Situated in central Africa, the Democratic Republic of the Congo is home to people belonging to over 200 African ethnic groups, with the majority identifying amongst the Bantu peoples. Though only comprising 2.25 percent of its GDP, education in the Congo remains a significant priority. In fact, education maintains such significance that the country’s constitution provides for free and compulsory primary school education.
Since 2007, the Congo has experienced a massive growth in the number of students completing their primary school education. Although only 52.9 percent of young children completed their primary school education ten years ago, through rapid improvement and additional funding, the nation secured 66.8 percent of the population’s completion in 2013. In fact, much of this change related to girls’ access to education: while only 42.8 percent of girls completed primary school in 2007, that rate climbed to 60 percent by 2013. Essentially, then, education in the Congo prioritizes the needs of all students, regardless of their gender.
The United Nations Educational, Scientific, and Cultural Organization (UNESCO) has assisted the Congo in implementing the BEAR Project. The project’s overarching goals are to help young people receive technical vocational education and training in order to enter the job market and to improve equity and access to educational opportunities. Dividing $10 million amongst five African nations, the BEAR project, which lasted five years, ultimately had a tremendously positive impact on the Congo; it actually managed to reach over 200 young people there, ensuring that they had access to basic educational necessities.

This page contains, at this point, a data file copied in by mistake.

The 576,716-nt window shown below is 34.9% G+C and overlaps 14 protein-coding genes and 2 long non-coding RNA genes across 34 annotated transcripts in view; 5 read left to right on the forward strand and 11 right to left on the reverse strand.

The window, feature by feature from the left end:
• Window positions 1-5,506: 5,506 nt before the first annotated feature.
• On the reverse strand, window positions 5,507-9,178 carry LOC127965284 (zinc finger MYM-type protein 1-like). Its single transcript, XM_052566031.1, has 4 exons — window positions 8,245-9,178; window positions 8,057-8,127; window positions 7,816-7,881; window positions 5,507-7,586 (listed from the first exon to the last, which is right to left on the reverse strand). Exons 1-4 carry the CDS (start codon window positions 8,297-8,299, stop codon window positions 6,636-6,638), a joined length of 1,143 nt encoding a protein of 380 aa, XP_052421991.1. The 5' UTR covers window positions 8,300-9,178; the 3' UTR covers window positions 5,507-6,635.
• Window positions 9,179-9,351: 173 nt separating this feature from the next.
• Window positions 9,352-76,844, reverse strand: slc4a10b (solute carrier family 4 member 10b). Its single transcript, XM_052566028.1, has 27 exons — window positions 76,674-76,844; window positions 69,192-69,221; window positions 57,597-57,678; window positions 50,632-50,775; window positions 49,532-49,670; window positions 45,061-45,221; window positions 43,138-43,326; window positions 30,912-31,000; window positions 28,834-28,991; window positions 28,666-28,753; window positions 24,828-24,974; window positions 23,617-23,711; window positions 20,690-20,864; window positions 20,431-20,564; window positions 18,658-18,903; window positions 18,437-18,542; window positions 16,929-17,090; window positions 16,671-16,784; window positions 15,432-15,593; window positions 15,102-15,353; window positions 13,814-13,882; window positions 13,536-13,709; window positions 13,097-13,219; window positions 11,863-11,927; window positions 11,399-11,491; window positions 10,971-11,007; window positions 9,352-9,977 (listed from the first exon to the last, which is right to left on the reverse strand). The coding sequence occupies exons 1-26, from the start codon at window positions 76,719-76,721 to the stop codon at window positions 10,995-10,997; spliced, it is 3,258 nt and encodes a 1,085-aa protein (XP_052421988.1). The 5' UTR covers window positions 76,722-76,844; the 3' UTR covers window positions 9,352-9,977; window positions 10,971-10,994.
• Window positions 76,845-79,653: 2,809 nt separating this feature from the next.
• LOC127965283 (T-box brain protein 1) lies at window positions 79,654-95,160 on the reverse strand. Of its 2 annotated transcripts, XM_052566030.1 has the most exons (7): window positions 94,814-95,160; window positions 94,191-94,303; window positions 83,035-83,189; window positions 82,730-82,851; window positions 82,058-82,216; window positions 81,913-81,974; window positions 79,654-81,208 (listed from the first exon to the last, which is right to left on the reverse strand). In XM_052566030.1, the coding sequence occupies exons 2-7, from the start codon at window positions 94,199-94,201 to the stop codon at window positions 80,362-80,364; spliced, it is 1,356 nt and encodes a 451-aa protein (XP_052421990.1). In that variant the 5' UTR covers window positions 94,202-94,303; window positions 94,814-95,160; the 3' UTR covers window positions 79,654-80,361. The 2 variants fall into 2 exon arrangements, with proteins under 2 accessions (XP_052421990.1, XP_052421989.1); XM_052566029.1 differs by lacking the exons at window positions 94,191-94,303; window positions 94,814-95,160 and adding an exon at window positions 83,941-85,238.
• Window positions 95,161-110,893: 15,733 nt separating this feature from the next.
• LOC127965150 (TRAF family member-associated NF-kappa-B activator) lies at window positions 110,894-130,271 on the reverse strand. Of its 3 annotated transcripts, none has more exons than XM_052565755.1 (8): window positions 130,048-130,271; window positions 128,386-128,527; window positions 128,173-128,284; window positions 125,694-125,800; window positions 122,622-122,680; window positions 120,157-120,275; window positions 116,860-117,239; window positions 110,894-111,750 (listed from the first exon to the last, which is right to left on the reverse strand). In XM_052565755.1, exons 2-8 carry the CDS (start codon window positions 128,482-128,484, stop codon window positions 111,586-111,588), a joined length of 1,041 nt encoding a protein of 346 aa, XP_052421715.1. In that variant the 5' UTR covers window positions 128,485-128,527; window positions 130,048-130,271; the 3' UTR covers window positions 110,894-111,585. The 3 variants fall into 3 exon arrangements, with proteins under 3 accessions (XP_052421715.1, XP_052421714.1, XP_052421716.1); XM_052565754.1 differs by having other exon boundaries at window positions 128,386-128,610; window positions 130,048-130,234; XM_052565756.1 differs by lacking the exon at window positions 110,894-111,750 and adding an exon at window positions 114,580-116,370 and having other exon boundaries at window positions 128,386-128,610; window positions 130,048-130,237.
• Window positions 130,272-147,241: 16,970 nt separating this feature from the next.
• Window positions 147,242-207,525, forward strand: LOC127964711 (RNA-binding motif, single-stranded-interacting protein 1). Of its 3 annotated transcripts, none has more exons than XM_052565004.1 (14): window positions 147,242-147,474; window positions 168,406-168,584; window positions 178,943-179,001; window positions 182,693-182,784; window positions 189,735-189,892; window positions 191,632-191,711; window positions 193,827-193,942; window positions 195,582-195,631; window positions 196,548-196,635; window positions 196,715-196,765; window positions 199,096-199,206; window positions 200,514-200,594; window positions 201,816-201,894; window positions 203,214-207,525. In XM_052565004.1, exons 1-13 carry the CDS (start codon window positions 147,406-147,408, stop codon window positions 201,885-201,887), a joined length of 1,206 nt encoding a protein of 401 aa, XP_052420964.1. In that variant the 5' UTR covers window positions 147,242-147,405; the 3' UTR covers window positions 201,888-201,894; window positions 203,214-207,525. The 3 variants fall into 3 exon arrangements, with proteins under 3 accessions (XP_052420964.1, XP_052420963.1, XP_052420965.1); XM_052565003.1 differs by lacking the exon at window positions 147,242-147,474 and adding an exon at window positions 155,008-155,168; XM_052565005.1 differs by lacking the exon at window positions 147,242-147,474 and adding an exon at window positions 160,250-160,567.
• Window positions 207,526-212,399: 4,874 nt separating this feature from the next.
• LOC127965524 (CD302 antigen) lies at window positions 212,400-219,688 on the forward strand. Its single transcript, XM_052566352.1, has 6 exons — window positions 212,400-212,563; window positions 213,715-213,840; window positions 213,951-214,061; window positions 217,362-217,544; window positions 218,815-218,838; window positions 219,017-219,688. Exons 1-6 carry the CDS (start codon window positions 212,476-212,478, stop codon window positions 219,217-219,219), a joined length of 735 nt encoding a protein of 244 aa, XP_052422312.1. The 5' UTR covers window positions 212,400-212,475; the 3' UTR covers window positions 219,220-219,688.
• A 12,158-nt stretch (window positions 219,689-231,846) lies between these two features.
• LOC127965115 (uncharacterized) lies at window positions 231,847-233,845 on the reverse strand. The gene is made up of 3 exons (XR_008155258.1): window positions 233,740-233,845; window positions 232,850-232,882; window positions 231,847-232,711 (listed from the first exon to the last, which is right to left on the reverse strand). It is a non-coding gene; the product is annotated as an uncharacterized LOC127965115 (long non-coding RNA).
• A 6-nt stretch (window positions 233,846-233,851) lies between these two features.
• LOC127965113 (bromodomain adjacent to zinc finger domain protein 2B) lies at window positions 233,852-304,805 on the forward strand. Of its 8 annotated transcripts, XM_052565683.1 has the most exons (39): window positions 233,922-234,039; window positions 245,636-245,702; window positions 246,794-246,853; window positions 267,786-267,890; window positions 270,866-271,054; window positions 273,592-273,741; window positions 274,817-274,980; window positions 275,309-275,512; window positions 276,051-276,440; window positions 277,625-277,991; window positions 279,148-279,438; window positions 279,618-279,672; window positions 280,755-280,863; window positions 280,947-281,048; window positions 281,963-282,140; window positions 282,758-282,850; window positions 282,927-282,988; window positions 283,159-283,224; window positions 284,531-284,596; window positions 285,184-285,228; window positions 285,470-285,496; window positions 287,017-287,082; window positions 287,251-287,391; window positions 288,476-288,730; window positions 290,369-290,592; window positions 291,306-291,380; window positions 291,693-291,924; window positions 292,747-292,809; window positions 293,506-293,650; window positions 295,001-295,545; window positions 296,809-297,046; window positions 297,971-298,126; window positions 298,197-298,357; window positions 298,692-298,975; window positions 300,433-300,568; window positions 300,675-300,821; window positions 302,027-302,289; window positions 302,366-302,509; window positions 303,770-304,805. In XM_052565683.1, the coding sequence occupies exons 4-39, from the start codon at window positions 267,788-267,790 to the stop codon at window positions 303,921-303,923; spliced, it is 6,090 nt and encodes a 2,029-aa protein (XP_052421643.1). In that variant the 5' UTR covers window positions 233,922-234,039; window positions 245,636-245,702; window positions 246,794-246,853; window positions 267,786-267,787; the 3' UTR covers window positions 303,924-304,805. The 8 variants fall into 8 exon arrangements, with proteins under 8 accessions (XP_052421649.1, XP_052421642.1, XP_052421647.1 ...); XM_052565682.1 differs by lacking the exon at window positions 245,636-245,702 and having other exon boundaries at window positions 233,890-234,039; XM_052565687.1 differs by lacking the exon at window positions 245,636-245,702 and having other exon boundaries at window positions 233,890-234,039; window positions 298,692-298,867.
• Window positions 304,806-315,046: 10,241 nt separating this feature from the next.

The Congo provides students with a variety of opportunities in terms of their education. Though all students begin in primary school, students can ultimately decide whether to pursue a secondary education or a vocational education. This sort of choice allows them to decide whether they would prefer to explore trades or academia, giving them a tremendous amount of intellectual freedom.
The structure of education in the Congo is further conducive to higher education. Though the nation maintains many privately and publicly funded polytechnic colleges and specialized universities, there are four main state-run institutions: the Universities of Goma, Kinshasa, Kongo and Lubumbashi. The oldest—the University of Lubumbashi, founded in 1955—prides itself on offering courses in departments such as agronomy, economics, medicine, law, psychology, medicine and commerce.
Clearly, the Congo prides itself on maintaining quality education for students and for striving to provide its young people with equal opportunities. Though the system itself remains imperfect, continued funding and an emphasis on education will undeniably have significant economic and social benefits.
– Emily Chazen